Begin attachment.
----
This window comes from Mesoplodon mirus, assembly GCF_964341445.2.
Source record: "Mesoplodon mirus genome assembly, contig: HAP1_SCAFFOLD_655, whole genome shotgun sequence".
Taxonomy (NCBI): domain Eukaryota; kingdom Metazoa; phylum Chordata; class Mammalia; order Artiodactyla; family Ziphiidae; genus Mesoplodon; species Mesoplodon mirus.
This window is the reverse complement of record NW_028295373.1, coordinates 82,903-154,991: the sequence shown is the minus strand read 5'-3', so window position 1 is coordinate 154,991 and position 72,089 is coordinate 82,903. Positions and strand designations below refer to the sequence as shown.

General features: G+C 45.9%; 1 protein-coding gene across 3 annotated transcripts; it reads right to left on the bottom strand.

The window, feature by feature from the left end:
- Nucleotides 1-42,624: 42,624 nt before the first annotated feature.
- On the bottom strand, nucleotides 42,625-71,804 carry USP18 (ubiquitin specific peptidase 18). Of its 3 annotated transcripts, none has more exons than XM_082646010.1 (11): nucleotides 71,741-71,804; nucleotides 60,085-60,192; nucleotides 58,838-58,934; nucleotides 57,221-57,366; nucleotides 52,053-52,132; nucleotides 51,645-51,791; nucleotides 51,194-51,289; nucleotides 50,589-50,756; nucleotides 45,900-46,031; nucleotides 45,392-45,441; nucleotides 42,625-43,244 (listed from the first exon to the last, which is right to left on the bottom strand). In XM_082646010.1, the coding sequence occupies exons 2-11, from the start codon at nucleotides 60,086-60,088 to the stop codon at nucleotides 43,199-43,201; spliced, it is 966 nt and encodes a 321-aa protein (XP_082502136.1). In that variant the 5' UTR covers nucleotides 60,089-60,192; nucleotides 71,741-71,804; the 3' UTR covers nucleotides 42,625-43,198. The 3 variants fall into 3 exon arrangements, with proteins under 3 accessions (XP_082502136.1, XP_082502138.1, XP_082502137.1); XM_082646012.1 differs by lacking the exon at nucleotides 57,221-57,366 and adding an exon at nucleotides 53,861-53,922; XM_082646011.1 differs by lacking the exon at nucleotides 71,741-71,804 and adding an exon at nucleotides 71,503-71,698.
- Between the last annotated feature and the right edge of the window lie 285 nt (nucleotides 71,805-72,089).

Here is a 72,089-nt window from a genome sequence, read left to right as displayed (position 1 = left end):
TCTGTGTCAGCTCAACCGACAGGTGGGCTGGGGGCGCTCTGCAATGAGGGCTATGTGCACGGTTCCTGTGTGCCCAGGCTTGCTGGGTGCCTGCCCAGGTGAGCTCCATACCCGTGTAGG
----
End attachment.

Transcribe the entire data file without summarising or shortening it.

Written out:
This window comes from Mesoplodon mirus, assembly GCF_964341445.2.
Source record: "Mesoplodon mirus genome assembly, contig: HAP1_SCAFFOLD_655, whole genome shotgun sequence".
Taxonomy (NCBI): domain Eukaryota; kingdom Metazoa; phylum Chordata; class Mammalia; order Artiodactyla; family Ziphiidae; genus Mesoplodon; species Mesoplodon mirus.
This window is the reverse complement of record NW_028295373.1, coordinates 82,903-154,991: the sequence shown is the minus strand read 5'-3', so window position 1 is coordinate 154,991 and position 72,089 is coordinate 82,903. Positions and strand designations below refer to the sequence as shown.

General features: G+C 45.9%; 1 protein-coding gene across 3 annotated transcripts; it reads right to left on the bottom strand.

The window, feature by feature from the left end:
- Nucleotides 1-42,624: 42,624 nt before the first annotated feature.
- On the bottom strand, nucleotides 42,625-71,804 carry USP18 (ubiquitin specific peptidase 18). Of its 3 annotated transcripts, none has more exons than XM_082646010.1 (11): nucleotides 71,741-71,804; nucleotides 60,085-60,192; nucleotides 58,838-58,934; nucleotides 57,221-57,366; nucleotides 52,053-52,132; nucleotides 51,645-51,791; nucleotides 51,194-51,289; nucleotides 50,589-50,756; nucleotides 45,900-46,031; nucleotides 45,392-45,441; nucleotides 42,625-43,244 (listed from the first exon to the last, which is right to left on the bottom strand). In XM_082646010.1, the coding sequence occupies exons 2-11, from the start codon at nucleotides 60,086-60,088 to the stop codon at nucleotides 43,199-43,201; spliced, it is 966 nt and encodes a 321-aa protein (XP_082502136.1). In that variant the 5' UTR covers nucleotides 60,089-60,192; nucleotides 71,741-71,804; the 3' UTR covers nucleotides 42,625-43,198. The 3 variants fall into 3 exon arrangements, with proteins under 3 accessions (XP_082502136.1, XP_082502138.1, XP_082502137.1); XM_082646012.1 differs by lacking the exon at nucleotides 57,221-57,366 and adding an exon at nucleotides 53,861-53,922; XM_082646011.1 differs by lacking the exon at nucleotides 71,741-71,804 and adding an exon at nucleotides 71,503-71,698.
- Between the last annotated feature and the right edge of the window lie 285 nt (nucleotides 71,805-72,089).

Here is a 72,089-nt window from a genome sequence, read left to right as displayed (position 1 = left end):
TCTGTGTCAGCTCAACCGACAGGTGGGCTGGGGGCGCTCTGCAATGAGGGCTATGTGCACGGTTCCTGTGTGCCCAGGCTTGCTGGGTGCCTGCCCAGGTGAGCTCCATACCCGTGTAGG